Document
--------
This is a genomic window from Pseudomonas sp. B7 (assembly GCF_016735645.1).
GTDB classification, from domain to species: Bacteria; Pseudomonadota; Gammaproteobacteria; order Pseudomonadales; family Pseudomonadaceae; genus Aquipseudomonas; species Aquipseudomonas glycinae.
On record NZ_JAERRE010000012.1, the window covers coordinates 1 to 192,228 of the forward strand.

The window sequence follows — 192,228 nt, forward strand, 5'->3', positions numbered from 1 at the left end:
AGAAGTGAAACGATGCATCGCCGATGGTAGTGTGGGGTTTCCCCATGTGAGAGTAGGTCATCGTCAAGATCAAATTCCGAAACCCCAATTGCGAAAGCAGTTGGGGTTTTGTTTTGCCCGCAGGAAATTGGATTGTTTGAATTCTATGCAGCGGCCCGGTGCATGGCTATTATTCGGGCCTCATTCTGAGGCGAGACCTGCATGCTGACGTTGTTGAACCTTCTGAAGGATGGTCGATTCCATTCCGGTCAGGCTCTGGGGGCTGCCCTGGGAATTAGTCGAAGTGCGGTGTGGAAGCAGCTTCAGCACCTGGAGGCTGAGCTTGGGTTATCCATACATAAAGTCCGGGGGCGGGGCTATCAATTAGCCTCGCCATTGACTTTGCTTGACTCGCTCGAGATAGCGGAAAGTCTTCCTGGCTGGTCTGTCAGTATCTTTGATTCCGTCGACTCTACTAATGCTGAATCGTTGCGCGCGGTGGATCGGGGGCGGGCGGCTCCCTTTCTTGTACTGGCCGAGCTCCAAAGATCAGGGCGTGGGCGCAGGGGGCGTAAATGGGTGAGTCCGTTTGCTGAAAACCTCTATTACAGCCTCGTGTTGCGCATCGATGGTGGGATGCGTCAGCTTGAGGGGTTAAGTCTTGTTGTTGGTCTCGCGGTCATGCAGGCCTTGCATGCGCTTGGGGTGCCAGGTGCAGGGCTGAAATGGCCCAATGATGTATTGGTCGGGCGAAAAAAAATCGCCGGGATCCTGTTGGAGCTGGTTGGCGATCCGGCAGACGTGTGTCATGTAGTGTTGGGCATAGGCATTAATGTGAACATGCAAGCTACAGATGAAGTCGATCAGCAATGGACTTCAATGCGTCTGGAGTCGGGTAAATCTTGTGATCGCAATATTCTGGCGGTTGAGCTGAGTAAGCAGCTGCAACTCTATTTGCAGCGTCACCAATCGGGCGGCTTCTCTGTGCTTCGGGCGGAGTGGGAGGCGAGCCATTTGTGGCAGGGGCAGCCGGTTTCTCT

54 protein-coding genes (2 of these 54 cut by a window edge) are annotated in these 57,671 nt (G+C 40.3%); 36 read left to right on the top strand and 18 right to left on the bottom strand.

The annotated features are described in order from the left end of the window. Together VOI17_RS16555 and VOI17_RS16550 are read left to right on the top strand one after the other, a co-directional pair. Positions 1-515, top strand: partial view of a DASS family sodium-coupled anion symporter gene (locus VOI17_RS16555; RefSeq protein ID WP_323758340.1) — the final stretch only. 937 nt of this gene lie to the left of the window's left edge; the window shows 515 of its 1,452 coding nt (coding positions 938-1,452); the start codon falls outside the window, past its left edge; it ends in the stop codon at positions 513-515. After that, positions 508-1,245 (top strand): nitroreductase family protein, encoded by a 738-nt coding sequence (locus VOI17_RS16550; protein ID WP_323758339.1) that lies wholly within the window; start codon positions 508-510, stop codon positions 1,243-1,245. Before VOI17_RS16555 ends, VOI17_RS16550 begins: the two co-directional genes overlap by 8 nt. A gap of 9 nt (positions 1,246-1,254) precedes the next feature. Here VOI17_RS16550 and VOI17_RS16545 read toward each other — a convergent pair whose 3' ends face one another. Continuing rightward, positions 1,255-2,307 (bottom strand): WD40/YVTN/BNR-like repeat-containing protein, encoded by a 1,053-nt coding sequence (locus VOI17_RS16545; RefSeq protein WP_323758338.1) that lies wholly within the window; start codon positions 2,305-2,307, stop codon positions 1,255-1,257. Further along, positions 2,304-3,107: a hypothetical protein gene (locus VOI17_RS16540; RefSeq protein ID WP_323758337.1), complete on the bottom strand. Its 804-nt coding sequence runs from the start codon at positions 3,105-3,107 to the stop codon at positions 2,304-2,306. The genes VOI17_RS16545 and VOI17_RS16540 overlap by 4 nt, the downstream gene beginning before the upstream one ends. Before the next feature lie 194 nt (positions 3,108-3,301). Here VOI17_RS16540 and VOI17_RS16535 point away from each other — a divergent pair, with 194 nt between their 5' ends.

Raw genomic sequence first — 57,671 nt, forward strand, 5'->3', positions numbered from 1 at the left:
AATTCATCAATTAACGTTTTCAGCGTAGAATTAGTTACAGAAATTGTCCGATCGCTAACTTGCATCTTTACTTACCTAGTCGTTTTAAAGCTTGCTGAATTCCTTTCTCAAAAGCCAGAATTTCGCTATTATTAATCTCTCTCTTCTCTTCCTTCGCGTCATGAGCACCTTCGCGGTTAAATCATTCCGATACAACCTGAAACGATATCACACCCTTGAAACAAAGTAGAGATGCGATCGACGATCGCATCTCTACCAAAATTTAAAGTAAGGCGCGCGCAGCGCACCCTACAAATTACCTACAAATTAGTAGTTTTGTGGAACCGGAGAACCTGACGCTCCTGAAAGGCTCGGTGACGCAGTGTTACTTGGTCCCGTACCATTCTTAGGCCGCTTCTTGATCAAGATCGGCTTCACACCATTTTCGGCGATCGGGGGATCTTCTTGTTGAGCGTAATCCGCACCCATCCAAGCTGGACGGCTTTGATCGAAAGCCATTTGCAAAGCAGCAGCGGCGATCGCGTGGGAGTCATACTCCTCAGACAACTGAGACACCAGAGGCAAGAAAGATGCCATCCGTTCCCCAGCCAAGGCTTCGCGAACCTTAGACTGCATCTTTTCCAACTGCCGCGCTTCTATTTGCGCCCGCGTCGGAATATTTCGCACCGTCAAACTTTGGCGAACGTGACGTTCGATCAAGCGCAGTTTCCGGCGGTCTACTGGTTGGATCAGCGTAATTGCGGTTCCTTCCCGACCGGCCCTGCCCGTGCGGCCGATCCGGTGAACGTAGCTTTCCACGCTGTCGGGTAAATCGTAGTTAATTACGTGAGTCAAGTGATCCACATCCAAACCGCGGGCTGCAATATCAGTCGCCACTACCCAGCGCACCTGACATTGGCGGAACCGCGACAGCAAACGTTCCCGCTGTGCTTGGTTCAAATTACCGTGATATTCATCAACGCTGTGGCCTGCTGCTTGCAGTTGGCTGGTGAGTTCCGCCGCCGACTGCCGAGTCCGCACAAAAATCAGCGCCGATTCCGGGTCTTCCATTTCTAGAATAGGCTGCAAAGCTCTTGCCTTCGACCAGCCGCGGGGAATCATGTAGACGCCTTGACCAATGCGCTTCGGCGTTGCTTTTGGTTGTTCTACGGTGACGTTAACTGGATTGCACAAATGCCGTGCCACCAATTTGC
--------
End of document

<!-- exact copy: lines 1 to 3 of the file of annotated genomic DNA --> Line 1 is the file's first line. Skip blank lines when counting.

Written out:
This is a genomic window from Pseudomonas sp. B7 (assembly GCF_016735645.1).
GTDB classification, from domain to species: Bacteria; Pseudomonadota; Gammaproteobacteria; order Pseudomonadales; family Pseudomonadaceae; genus Aquipseudomonas; species Aquipseudomonas glycinae.
On record NZ_JAERRE010000012.1, the window covers coordinates 1 to 192,228 of the forward strand.